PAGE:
The period preceding the presidential elections was greeted with intense and unrestrained emotions, outright bigotries and zingers from political opponents and supporters alike, so much that discussing issues that really matter was out of the table.
Public pundits who tend to raise their voices or pen down their thoughts on the challenges ahead got their ideas or pressing questions drowned amidst fierce online arguments. Discussing the manifestoes of the parties of the major contenders took the back seat while bickering on variables like the contestants’ age, health, religion, region, and ethnicity became the front burner across many platforms.
As the wave of the electioneering is beginning to disappear and the elections have been won and lost, I think we can start to ask the president-elect, where do we go from here? His job has been well cut out for him. And it will definitely not be an easy ride, and we need to be realistic.
Contextually, should subsidy finally go or stay? Should education at tertiary institutions be subsidised or commercialised? How do we push the country towards a knowledge-based economy? How will the poor access quality basic and tertiary education? How do we fund deficits in the power sector to make industries wake up? Can we change the security architecture? Should state police be created? Should we continue to maintain two chambers in the National Assembly? And how do we source the fund to run the government? To what extent should we play politics with governance? Can all these and many more be done in 8 years? The questions are many.
The election and its aftermath exposed the fragile unity between the regions and religions that made up this geographical space called Nigeria. Therefore, as a matter of urgency, the President-elect should hit the ground running by reaching out to aggrieved regions and their leaders by assuaging their real or imagined fears and grievances.
The problems of the country are too enormous to be dragged back by agitations and the feelings of being left out. Therefore, an inclusive government and approach to governance have never been this necessary.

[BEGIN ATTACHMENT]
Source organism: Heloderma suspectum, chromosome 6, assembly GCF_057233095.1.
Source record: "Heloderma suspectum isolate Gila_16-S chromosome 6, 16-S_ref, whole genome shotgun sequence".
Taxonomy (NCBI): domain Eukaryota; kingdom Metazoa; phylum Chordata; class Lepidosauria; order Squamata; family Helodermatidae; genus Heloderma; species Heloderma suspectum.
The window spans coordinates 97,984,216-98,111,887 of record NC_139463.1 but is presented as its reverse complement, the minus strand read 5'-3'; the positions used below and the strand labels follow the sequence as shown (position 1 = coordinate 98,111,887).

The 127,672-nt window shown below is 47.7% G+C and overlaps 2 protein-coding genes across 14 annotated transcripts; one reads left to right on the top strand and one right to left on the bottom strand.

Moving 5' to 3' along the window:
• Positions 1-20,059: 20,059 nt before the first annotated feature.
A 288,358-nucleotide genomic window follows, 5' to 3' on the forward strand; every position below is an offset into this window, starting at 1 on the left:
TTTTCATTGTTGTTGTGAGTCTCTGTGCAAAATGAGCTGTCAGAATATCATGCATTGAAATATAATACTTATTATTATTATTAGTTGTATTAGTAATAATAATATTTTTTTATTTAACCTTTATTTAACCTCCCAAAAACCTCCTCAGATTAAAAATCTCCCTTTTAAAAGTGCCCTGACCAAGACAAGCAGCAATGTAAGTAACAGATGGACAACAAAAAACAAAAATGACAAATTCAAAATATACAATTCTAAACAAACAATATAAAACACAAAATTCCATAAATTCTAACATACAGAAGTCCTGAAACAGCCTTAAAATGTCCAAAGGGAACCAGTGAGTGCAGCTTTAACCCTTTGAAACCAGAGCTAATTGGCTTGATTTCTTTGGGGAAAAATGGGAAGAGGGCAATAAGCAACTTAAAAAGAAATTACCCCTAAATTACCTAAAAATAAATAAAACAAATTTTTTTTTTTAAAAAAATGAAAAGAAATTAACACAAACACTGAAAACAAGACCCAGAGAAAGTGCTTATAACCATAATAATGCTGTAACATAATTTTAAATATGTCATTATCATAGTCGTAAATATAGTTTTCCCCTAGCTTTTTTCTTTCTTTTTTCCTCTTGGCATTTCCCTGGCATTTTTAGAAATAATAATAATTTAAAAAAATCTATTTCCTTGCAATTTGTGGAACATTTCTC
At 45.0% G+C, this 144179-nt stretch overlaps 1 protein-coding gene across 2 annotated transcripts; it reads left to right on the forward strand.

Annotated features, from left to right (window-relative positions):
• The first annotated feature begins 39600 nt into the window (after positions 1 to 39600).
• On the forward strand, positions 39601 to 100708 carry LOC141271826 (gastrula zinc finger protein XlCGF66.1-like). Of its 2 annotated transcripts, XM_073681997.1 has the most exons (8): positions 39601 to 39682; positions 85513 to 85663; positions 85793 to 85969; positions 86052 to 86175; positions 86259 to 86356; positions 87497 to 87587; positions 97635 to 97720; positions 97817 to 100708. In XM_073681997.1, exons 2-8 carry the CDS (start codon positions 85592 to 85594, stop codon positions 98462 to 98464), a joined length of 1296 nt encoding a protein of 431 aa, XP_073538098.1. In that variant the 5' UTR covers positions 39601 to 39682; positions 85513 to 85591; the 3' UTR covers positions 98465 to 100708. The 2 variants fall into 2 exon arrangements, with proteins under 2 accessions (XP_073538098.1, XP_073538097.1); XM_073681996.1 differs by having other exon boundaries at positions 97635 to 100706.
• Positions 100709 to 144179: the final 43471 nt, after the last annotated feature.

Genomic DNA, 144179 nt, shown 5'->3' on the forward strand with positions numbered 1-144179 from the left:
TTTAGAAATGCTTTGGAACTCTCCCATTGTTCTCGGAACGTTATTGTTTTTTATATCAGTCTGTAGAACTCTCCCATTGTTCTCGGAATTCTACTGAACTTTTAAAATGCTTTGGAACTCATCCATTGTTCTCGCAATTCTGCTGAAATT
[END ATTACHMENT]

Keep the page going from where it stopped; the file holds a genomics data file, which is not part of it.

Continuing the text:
Just when President Muhammadu Buhari was about to claim victory over Boko Haram and insecurity in the North East, unprecedented spates of killings, kidnappings and banditry reared their ugly heads in Northwestern Nigeria.
A huge swathe of land became inaccessible, many major roads were deserted, farming nosedived, and a humanitarian crisis ensued. With these problems, many people found themselves in the yolk of poverty. Others became homeless, and fangs of hunger rendered many others dead.
The security structure is in dire need of an overhaul. Community policing, intelligence gathering, using a non-kinetic approach and the continued procuring of more weapons cannot be over-emphasised. The procuring process of these weapons should be monitored to evade financial abuse by unpatriotic elements in security management.
Personnel on the front line serving the country should also be motivated. A situation where underperforming service chiefs are rewarded with tenure extensions or a slap on the wrist should end with President Buhari.
Furthermore, I think decentralising the Police Force is necessary to curb the spread of insecurity across the country. State police is an idea that could be floated and established while strong laws preventing sub-national governments from abusing it should accompany such establishment.
Successive governments have failed to face and address the epileptic power supply problem headlong. A humongous amount of public funds have been infused into the power sector only to purchase more darkness for Nigerians. We had intermittent national grid failure with President Buhari. Many Small and Medium Enterprises (SMEs) depend on the power supply to fester as many others have yet to recover from the COVID-19 pandemic and cashless policy shocks and effects.
The state of the economy is scary. Unemployment has increasingly become high; inflation rates are biting hard; economic growth is sluggish; the country’s debt burden upsurged; the gap between the poor and rich has widened; and the conservatism of the Central Bank was thrown to the dogs by Governor Emefiele thereby making monetary and fiscal policies blurred.